The Power of Zero, Book

Thoughts on this book:

I got an unsolicited LinkedIn message from someone wanting to give me a copy for free (in exchange for my contact information of course). I’m unwilling to give my information away given how cheap this book is on Kindle. But wondering if anyone has read it? Thoughts? TIA.

My thoughts are no reason to buy this book. Everyone can find the zero tax line for their particular situation by playing with a 1040 planner.
The difficulty lies in having assets in the proper buckets to achieve a low enough taxable income to reach it. For Mfj on social security sixty seven thousand dollars per year should be close to the zero line. Take any additional spending from Roth or cap gains only. It helps to manage where your assets are which requires planning before retirement. It also helps to have home and car paid for with no debt to speak of. I have managed to end up after seven years retired with a MIx of 30% of assets in taxable accounts, 30% of assets in Ira’s, and forty percent of assets in Roth Ira’s, but it took both planning and luck.


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Haven’t read it. Wouldn’t bother. While Ed Slott is generally considered to be a well-respected tax expert, he only provided the foreword to the book, and talks about how he’s been warning for years that taxes are going to go up, and now it seems like he’s REALLY convinced. So, by writing the foreword, he’s promoting this book that pushes LIRPs (Life Insurance Retirement Plan). Here’s a screenshot of the table of contents from the sample at the link you provided:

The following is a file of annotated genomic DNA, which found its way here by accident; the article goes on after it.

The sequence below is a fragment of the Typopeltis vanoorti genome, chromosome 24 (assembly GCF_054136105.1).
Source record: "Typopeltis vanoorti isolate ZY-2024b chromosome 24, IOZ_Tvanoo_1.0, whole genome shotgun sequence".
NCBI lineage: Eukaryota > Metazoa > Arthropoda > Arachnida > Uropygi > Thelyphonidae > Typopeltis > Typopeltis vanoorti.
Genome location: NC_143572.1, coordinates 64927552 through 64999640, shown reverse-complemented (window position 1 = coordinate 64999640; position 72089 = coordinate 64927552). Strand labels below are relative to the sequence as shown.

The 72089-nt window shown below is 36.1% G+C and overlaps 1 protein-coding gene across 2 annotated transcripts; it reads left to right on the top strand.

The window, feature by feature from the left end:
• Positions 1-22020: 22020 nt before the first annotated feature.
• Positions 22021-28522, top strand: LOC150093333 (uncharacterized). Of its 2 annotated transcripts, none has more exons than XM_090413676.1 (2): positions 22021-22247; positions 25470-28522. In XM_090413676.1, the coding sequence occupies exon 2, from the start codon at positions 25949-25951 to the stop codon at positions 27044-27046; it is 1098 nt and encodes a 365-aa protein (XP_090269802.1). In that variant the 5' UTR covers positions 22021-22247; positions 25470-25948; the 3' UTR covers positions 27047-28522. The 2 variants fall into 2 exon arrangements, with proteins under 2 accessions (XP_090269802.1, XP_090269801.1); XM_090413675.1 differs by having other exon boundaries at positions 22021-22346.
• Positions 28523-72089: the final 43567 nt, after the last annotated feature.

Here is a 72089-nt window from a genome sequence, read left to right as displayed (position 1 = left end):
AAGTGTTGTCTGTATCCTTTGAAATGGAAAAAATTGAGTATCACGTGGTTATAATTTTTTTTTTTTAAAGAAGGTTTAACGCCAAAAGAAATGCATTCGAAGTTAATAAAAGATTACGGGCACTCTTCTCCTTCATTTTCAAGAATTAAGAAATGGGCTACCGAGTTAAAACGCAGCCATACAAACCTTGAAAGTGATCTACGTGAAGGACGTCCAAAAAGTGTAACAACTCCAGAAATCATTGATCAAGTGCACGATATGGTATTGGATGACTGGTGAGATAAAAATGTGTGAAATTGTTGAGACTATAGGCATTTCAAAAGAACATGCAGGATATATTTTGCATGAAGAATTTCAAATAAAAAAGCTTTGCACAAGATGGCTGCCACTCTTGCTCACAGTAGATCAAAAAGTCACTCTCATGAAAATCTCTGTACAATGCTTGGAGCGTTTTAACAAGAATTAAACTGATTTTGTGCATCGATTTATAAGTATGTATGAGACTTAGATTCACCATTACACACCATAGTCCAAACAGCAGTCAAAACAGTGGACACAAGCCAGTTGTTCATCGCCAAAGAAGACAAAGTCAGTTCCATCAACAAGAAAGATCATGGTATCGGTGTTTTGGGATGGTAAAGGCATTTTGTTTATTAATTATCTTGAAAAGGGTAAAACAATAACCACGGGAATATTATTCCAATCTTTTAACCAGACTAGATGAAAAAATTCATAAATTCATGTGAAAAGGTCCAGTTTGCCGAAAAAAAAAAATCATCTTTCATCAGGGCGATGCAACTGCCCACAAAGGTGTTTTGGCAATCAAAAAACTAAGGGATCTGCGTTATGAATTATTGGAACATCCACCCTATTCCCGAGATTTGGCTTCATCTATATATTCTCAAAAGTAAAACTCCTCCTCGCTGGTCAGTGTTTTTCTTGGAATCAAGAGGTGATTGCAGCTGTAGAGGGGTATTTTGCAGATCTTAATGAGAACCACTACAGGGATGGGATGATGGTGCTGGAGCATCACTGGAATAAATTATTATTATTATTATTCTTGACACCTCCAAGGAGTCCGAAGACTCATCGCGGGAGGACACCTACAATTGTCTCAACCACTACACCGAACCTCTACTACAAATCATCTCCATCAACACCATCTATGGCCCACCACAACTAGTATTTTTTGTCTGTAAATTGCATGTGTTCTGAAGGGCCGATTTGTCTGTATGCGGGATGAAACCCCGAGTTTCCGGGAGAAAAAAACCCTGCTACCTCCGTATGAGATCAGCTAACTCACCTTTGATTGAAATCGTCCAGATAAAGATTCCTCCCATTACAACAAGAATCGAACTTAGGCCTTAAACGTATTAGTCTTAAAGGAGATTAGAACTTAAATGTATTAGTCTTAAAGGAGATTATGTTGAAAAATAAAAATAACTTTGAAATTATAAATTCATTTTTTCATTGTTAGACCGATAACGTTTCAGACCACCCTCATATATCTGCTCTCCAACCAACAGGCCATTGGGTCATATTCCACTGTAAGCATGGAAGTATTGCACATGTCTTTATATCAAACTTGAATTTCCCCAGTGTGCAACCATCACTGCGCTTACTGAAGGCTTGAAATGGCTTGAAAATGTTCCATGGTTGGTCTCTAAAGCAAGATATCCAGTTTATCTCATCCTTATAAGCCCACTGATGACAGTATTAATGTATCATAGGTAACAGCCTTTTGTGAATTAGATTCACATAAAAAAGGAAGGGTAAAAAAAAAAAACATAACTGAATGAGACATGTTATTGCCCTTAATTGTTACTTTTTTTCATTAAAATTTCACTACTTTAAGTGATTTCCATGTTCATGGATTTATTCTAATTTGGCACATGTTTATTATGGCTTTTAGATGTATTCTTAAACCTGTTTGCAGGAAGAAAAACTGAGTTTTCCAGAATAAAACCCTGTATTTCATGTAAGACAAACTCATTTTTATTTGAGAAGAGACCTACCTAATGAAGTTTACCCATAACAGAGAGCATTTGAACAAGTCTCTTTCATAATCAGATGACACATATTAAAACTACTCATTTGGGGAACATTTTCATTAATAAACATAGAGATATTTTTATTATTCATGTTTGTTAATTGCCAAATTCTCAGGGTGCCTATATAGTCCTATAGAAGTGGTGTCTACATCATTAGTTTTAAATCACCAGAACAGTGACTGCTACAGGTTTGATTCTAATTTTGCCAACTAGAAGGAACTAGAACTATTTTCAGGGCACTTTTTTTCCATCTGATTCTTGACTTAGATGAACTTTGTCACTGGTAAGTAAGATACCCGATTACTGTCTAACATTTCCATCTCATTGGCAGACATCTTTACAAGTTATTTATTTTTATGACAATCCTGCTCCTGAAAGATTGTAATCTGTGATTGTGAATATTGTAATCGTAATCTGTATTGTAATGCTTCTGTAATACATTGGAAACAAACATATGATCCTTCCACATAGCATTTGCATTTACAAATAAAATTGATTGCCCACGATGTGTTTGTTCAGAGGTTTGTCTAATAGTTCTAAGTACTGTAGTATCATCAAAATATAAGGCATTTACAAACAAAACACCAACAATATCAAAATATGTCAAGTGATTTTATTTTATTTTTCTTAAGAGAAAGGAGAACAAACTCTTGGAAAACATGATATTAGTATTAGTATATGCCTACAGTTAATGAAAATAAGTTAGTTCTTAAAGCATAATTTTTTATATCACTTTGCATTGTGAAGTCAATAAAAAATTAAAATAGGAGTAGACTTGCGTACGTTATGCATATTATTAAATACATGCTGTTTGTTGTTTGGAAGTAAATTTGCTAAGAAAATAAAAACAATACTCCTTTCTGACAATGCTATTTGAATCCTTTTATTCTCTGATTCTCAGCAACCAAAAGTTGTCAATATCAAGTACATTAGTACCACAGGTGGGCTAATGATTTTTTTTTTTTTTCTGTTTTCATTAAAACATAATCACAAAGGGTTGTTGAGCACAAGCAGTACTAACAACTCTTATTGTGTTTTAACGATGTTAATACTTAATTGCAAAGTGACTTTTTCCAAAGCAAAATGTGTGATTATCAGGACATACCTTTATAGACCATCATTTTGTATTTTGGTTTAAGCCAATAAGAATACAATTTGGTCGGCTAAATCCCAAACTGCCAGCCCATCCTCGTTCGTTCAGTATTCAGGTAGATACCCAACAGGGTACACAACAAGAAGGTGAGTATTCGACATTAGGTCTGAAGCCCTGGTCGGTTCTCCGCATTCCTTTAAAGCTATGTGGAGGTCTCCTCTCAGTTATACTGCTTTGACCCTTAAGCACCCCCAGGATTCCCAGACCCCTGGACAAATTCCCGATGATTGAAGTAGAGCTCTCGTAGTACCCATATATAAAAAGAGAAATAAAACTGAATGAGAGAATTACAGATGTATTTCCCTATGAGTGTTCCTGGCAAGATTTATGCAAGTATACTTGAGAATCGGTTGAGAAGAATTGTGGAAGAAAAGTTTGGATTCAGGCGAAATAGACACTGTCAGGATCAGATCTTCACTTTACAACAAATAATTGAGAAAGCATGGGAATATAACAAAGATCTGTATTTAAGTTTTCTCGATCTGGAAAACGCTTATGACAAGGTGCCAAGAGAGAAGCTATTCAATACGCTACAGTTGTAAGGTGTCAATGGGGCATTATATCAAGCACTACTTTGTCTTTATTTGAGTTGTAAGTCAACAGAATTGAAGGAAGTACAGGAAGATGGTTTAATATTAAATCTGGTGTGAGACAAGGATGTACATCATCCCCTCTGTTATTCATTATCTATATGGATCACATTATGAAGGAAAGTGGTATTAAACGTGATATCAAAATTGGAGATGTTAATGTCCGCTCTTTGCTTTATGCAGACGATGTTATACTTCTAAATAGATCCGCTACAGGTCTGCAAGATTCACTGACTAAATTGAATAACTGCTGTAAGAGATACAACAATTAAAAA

See Chapter Five titled “The LIRP”?

The guy who’s offering you this book is just going to spam you to try to sell you life insurance you buy with the money that’s in your Traditional accounts, so you can borrow against the life insurance to get money ‘tax-free’ by taking out loans on it. Never mind that the fees and interest you’re going to pay the life insurance company are probably at least as much as you would have paid in taxes, and that once you run out of the original amount you paid for the life insurance, you’re going to be paying taxes on the loan amounts you take out, in addition to the fees and interest.